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Diplopedia, State Department 2.0?

BY Micah L. Sifry | Saturday, August 5 2006

The United States State Department is about to launch an intrnal wiki called Diplopedia. That#039s the most interesting news to come out Wikimania today, at least for me. Chris Bronk, who heads the "Office of E-Diplomacy" at State, just gave a preview of what could be a very useful experiment in marrying new communications technology to a very old profession.

Here#039s how Diplopedia came to be, as Bronk told it.

"Every diplomat moves every two or three years," he said. "How do you pass their knowledge down?"

Here's how information gathering works today in a typical embassy. Some event happens--say, an Asian dictator decides to test fire a missile--and State needs new insight on how this is affecting political attitudes in a country nearby. A junior staffer does traditional reporting in-field--talking to local leaders, journalists, academics, politicians, opposition leaders, etc. Then he drafts a report, or cable, which then gets reviewed and discussed up thru the embassy's hierarchy, before it becomes an official report, which may eventually get to the top levels of government.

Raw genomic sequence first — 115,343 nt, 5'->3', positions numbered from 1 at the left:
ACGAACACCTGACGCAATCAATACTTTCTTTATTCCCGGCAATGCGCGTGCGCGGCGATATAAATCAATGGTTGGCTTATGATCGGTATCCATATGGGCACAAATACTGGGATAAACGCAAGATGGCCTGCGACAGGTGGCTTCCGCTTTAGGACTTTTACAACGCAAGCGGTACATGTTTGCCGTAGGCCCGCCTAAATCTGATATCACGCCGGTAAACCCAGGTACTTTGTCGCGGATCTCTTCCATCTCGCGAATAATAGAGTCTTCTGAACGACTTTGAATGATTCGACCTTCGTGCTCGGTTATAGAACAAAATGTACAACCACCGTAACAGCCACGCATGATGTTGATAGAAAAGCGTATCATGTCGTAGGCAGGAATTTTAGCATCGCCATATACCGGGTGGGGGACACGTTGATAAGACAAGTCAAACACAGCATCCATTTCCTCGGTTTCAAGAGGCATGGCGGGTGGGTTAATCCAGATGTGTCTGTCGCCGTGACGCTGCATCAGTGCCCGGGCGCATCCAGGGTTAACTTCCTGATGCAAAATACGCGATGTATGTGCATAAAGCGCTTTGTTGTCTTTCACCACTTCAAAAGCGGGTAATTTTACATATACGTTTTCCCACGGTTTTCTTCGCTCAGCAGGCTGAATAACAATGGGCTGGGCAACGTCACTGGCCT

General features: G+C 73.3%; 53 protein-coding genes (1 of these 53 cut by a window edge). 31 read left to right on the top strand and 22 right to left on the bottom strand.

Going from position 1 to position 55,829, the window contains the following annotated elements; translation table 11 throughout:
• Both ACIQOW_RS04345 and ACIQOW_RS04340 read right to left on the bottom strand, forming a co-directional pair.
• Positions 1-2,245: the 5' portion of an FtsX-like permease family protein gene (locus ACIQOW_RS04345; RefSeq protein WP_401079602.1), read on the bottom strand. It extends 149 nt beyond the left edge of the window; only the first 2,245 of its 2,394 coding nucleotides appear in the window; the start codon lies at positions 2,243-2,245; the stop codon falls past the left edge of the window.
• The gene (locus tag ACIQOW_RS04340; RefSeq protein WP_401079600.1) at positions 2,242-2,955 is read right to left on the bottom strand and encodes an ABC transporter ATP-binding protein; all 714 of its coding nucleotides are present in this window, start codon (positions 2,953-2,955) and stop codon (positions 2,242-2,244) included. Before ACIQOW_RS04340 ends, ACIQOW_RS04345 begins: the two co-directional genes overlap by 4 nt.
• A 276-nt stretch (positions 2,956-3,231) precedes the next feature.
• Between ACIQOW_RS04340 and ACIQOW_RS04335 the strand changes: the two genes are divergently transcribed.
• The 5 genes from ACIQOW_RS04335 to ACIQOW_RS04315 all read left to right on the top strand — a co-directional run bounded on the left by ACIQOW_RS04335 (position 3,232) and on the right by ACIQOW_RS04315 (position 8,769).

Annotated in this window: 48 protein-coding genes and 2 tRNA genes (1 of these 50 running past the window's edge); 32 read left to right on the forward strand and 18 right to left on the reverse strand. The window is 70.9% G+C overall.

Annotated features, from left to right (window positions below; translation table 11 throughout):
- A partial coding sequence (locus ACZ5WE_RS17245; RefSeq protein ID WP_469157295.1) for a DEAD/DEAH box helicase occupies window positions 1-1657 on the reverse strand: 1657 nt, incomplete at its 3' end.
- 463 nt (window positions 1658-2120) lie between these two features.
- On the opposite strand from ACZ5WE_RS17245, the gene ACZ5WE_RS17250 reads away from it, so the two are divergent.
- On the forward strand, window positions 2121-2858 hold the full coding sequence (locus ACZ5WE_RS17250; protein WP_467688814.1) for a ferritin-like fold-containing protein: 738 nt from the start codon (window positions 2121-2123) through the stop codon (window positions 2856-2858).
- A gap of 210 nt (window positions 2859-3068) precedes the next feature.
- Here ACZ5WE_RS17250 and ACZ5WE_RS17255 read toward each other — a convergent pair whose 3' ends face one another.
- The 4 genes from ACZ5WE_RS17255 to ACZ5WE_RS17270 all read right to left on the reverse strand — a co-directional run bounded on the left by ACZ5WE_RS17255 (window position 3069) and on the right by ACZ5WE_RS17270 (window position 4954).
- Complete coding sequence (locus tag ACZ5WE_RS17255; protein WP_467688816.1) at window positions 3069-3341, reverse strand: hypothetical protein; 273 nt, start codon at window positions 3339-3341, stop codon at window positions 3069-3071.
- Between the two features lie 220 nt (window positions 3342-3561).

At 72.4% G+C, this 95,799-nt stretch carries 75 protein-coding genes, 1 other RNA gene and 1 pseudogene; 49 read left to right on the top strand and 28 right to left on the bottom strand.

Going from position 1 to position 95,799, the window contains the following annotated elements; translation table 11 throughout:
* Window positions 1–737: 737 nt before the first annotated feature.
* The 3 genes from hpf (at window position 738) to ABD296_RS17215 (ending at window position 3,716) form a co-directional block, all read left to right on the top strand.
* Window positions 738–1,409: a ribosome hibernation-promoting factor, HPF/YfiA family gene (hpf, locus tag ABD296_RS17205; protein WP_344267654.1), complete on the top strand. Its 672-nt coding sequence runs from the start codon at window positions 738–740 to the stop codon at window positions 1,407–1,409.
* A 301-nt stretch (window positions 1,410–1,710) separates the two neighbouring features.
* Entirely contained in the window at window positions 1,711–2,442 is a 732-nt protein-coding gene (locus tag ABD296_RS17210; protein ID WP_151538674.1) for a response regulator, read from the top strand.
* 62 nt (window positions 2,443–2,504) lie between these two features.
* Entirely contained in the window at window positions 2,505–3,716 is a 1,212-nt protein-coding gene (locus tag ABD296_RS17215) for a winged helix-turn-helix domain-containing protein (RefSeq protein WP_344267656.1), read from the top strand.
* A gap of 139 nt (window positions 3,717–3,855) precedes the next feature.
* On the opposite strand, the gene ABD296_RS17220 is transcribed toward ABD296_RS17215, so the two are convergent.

The problem is, eventually all those participants in that information sifting process will move on, and all that is left behind for the next group of embassy staff is a file with official report. "It doesn't tell me how they got to those conclusions," Bronk noted.

"Perhaps the State Department could leverage its international communications network and the efforts of its constantly moving corps of officers to better answer how to do business, adapt to new cultures, and get results in new overseas postings," Bronk said. The goal is a repository of know-how.

Answer: Diplopedia, which is starting with a pilot program this week. Bronk showed a slide titled, "Weapons of Mass Destruction," with a State Department logo and a wiki format. It looked intriguing.

"We're about to implement a vanilla version of Mediawiki in the next few weeks," Bronk told his audience. "Our challenge is governing it. We worry about the blogosphere. We worry about that Washington Post story about an intelligence officer who was blogging and got fired."

"There is a deep fear about unlocking people on issues." Talk about an understatement--but give him credit for admitting it!

"Anything that we work on is one-click away from a press source," Bronk added, and not that far from offending a political actor, either, he noted.

And yet, Diplopedia is about to take some baby steps.


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